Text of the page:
Thursday, April 2, 2009

112 Hours

In just about every writing publication, website, blog or conversation with other writers, I can usually read or hear about the dilemma of not having enough time to devote to writing. I am guilty of this complaint as well. It seems that, if you are a freelancer, there just aren't enough hours in the day to allow you to set aside at least two or three to devote to work.

Frustrated and whining about this problem recently, I decided to sit down and calculate just how many hours I must spend on everyday, necessary tasks that keep me from accomplishing what I really want to do. I started with the number of hours in a week, 168, and subtracted 56 hours for sleeping (8 hours a day; I actually sleep 7 at night, but I nap for an hour each day); that left me with 112 hours for the purpose of my assessment.

112 hours; sounded like a lot. So, next came meals, both preparing and eating. I enjoy cooking, but I don't like any recipe that requires more than 30 minutes prep time. Multiply 3 hours by 7. So, there went 21 more hours, now down to 91.

Time spent showering, dressing and preparing to face the world each day I judged took about 45 minutes; I rounded it to an hour for easy subtraction. Again, times 7; I have 84.

Routine household tasks like vacuuming, dusting, mopping floors, doing laundry, etc. Since I'm not keen on housework, this is not a daily priority, so I worked out an average for the week of 15 hours. Then there were phone calls, mail and bill paying; 2 hours a day for those, and that included calls to my children which can eat up an hour or more easily. So, daily routine tasks equalled 29, reducing my total available hours to 55.

As regular readers know, I home school my two older grandsons, so I have to spend 2 hours a week on preparation, instruction and grading. Approximately 12 hours a week are spent babysitting my youngest grandson (that varies, so it's an average), and I included 5 hours for running errands, 3 hours for exercise, and 21 spent watching TV (mostly evenings). After adding that up - total of 43, I was left with 12 hours. Divide that by seven and see, only 1.7 hours a day to write!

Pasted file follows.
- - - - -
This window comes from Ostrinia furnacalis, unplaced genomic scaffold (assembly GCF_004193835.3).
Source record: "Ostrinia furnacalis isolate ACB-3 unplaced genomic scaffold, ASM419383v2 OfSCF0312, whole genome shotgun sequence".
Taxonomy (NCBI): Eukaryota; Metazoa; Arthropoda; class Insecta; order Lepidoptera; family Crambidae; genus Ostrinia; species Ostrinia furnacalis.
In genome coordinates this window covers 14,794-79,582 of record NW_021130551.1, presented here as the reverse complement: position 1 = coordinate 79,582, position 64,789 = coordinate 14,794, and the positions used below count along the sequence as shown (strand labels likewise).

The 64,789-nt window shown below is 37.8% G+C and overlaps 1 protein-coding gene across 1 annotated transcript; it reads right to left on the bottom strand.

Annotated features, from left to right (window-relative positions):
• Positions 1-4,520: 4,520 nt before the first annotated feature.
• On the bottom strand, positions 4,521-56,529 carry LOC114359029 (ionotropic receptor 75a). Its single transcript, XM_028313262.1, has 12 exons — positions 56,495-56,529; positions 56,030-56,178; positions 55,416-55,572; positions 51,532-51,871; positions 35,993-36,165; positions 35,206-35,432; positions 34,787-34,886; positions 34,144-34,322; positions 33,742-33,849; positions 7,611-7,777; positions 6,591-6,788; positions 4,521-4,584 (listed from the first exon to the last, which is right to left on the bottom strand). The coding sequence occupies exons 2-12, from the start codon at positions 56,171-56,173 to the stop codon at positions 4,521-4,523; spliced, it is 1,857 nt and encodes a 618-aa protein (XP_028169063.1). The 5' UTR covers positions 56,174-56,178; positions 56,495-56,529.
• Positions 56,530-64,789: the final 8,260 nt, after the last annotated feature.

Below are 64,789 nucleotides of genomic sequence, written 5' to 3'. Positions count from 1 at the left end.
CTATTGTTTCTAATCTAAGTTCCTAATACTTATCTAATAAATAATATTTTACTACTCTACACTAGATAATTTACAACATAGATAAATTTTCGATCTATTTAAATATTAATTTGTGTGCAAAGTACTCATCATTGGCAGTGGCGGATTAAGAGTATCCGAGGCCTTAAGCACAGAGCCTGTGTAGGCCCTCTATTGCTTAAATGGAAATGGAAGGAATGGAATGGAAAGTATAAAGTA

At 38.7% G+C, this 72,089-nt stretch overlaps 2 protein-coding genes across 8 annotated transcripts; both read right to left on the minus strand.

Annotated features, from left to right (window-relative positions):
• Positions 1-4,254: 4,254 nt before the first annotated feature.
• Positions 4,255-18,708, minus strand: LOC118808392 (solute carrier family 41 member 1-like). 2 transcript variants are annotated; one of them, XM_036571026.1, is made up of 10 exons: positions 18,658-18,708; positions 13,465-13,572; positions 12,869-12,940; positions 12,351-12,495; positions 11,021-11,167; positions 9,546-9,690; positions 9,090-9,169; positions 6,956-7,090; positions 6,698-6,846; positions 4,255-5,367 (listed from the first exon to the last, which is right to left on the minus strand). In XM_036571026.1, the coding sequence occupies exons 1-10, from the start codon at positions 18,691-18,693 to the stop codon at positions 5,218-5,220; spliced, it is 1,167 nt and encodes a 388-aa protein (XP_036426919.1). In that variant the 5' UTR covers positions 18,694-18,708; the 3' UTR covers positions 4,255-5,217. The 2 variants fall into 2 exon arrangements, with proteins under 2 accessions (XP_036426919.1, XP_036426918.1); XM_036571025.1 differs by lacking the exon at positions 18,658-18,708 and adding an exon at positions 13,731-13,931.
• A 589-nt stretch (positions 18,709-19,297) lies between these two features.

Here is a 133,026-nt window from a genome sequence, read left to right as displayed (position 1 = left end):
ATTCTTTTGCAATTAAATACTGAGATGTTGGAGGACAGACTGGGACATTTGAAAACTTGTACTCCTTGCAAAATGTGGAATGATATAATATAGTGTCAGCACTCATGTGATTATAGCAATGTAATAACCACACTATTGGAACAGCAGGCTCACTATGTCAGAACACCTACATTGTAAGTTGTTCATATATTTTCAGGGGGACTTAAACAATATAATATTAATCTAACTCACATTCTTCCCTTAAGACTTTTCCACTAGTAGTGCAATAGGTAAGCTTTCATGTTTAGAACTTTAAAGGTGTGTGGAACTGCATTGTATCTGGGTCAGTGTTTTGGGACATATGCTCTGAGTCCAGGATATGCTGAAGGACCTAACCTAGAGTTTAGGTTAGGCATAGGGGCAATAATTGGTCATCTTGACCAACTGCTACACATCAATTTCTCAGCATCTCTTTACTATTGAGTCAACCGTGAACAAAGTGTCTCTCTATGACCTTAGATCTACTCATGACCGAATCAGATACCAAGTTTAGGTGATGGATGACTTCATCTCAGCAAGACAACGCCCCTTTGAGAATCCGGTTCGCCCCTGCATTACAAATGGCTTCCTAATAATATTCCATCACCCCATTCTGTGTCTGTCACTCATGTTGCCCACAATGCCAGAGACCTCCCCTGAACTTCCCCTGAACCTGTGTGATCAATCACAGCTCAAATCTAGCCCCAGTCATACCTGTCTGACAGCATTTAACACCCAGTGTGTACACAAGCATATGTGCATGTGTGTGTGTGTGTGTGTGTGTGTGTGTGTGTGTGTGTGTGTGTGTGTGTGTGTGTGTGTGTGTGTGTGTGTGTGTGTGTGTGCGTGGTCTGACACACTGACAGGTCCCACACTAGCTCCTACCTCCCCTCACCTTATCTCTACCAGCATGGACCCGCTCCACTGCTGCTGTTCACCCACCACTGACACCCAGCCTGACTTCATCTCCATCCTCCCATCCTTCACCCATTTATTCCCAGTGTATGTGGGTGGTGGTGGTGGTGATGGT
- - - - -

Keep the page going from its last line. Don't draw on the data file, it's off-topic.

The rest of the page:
But wait a minute; let's get real, here. Breakfast and lunch seldom take more than 30 minutes each, not an hour. And dinner on one or two nights is just heating up leftovers, so I knocked off 5 hours from that total. And I certainly don't clean house, do laundry, run errands or chatter on the phone every day, and, if we're being honest, I don't exercise every day, certainly not on weekends. When I deducted all those "in a perfect world" hours, I gained another 18 hours. Adding that to the 12 I originally calculated, and I had 30 hours.

It's rare for me to write on Saturday or Sunday; I devote those days to household projects, family, fun, church, relaxation - all the things that get pushed aside during my working week. So, if being truthful, I only need to divide that 30 hours by 5: there you go, six hours a day for writing! Whoo-hoo!

That easily gives me the three hours I spend creating, and another three to research, surf the Web for new markets and other writing info., send out queries, etc. So, if you're a writer, do the calculations. It doesn't take long and it's an eye-opener. The hours are what you make them. This isn't a lecture; just a fact.

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